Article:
Radioactivity

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What is Ionisation?
When an atom loses or gains one or more electron. This causes radioactivity and gives of ionising radiation.
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What happens when an atom loses an electron?
It becomes a positive ion.
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What happens when an atom gains an electron?
It becomes a negative ion.
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What is the atomic number?
The number of protons in the nucleus of an atom. Found at the bottom of the element symbol.
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What is the atomic mass number?
The total number of protons and neutrons (nucleons) of an atom. Found at the top of an element symbol.
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What is an isotope?
An atom of the same element with a different atomic mass number.
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What charge do protons have?
Protons have positive electrical charge. (+1)
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Where are protons found?
In the nucleus.
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What mass do protons have?
1
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What charge do neutrons have?
Neutrons have no charge. (0)
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Where are neutrons found?
In the nucleus.
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What mass do neutrons have?
1
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What charge do electrons have?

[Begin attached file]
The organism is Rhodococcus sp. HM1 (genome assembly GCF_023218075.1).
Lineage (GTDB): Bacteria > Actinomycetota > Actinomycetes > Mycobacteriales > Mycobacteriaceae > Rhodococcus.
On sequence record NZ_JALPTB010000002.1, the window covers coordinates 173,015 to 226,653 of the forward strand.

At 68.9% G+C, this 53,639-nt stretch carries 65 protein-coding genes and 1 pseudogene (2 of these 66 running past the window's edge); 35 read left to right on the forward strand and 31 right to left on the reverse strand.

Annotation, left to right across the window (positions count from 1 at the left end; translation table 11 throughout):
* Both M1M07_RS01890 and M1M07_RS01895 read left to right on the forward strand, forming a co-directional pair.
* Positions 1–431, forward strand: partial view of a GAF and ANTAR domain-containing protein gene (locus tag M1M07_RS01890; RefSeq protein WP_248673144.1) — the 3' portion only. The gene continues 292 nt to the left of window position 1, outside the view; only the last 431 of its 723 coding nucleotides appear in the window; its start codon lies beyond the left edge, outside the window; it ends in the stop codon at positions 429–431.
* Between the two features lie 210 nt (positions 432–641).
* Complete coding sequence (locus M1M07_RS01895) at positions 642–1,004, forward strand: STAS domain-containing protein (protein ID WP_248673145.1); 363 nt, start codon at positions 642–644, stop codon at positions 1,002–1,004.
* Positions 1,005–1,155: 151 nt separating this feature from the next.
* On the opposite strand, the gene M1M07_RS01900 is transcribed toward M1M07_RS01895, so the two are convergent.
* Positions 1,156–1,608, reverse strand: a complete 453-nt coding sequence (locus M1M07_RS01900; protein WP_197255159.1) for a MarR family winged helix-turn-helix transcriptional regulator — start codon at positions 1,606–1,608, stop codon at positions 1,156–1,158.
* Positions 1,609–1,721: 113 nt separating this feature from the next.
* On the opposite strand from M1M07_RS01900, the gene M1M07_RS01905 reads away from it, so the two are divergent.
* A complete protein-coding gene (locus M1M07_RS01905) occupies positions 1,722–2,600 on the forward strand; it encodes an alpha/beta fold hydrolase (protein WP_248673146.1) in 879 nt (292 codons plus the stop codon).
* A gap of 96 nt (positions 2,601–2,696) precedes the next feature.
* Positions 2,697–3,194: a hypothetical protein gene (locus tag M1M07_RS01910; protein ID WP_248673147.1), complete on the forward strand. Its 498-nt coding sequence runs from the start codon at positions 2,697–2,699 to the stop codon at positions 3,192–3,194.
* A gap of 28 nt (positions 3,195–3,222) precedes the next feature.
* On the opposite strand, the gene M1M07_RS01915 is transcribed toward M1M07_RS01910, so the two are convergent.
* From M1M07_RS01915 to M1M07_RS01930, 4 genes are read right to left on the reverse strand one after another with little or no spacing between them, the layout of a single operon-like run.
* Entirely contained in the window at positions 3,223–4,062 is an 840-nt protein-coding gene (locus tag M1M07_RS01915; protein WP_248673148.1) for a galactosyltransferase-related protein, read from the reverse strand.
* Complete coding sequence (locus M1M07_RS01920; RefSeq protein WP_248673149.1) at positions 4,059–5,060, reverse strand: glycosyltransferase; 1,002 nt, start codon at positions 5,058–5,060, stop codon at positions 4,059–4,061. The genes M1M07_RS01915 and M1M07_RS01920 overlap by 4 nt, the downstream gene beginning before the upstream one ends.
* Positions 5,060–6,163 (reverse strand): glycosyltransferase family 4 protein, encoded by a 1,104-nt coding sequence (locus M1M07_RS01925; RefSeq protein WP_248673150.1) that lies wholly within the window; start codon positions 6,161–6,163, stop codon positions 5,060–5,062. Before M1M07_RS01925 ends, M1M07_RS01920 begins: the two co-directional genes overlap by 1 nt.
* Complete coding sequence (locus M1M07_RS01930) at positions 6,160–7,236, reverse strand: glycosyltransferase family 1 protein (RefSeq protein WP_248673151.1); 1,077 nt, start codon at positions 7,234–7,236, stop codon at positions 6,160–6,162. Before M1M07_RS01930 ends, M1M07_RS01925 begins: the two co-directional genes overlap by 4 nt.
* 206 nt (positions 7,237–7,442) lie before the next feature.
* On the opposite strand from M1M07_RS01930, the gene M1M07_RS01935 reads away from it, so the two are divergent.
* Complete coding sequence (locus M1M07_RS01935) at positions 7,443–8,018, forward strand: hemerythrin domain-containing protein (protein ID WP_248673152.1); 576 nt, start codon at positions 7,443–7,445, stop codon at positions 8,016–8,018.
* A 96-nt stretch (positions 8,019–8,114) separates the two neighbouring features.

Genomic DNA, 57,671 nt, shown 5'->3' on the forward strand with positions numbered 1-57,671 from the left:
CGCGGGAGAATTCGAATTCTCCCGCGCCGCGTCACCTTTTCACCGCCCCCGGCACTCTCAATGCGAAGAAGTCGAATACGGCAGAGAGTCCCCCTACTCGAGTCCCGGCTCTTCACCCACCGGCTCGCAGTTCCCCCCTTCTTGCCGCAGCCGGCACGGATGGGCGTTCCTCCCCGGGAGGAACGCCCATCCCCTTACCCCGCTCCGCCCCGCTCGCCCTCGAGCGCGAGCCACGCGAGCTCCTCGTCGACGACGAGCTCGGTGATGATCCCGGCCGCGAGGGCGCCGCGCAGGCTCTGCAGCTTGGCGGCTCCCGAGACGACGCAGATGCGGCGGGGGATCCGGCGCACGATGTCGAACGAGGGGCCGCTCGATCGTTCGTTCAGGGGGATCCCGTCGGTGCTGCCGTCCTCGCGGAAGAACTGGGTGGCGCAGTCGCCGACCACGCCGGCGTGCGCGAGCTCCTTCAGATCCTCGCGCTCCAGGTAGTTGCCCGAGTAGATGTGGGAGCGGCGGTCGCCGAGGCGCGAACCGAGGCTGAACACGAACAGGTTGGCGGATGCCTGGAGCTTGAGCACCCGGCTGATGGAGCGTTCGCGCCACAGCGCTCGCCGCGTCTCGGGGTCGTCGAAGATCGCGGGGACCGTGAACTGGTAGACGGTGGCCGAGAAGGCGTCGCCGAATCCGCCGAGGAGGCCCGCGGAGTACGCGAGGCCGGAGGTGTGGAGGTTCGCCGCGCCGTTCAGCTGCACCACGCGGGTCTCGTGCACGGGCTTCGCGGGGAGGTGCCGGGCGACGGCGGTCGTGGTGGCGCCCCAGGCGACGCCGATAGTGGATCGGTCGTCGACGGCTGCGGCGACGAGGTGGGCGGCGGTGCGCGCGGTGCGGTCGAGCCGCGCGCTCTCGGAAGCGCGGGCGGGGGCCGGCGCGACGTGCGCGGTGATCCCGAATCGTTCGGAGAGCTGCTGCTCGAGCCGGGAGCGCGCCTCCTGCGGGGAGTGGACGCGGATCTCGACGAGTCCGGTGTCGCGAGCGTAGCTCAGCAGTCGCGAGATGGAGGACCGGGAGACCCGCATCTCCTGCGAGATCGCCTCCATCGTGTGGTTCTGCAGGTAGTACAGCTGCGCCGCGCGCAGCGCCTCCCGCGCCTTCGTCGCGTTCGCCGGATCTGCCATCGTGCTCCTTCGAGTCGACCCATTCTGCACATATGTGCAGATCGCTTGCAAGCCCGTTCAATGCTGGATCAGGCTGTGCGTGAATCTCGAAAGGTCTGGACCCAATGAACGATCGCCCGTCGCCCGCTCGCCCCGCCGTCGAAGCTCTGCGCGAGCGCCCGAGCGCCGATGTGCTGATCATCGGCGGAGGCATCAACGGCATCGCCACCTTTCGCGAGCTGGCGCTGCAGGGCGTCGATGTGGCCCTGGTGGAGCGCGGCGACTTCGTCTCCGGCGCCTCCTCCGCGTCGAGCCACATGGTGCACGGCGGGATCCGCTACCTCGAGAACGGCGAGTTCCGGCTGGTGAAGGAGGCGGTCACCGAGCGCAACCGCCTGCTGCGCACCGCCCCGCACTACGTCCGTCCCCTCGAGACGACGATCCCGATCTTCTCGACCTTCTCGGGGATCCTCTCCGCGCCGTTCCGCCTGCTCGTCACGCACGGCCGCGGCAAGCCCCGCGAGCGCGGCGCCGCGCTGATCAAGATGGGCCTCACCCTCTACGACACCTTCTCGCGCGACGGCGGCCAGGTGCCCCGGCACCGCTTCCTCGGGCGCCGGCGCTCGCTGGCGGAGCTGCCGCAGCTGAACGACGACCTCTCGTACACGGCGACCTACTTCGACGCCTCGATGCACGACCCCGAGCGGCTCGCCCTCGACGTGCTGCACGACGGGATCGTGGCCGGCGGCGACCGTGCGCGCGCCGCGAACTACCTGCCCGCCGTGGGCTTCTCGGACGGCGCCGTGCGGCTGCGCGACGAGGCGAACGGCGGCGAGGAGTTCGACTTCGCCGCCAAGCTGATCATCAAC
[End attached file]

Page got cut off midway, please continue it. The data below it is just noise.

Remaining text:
They have a negative electrical charge. (-1)
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Where are electrons found?
Orbiting the nucleus inside an atom due to the electrostatic attraction between the electrons and protons.
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What mass do electrons have?
0.005
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What are the 3 types of radiation?
Alpha, Beta and Gamma.
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What is an alpha particle?
2 protons and 3 neutrons.
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What is a beta particle?
A high speed electron. It is made when a neutron splits to form a proton and an electron.
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What are gamma rays?
Very high frequency electromagnetic waves produced when an unstable nucleus loses energy.
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What charge do alpha particles have?
+2
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What do alpha particles like to become?
They grab electrons from the surroundings to become helium atoms.
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What can stop alpha particles?
A few cm of air or a sheet of paper.
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What can stop beta particles?
1cm of aluminium or 1m of air.
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What stops gamma rays?
Several cm of lead or 1m of concrete.
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What attracts alpha particles?
A negative electric field.
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What attracts beta particles?
A positive electric field.
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What is the plum pudding atomic model?
A suggestion of what an atom was, eg. positively charged matter embedded with negatively charged electrons.
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In the gold foil experiment, why were some alpha particles deflected?
Because as the positive alpha particles were repelled by the positive gold nucleuses.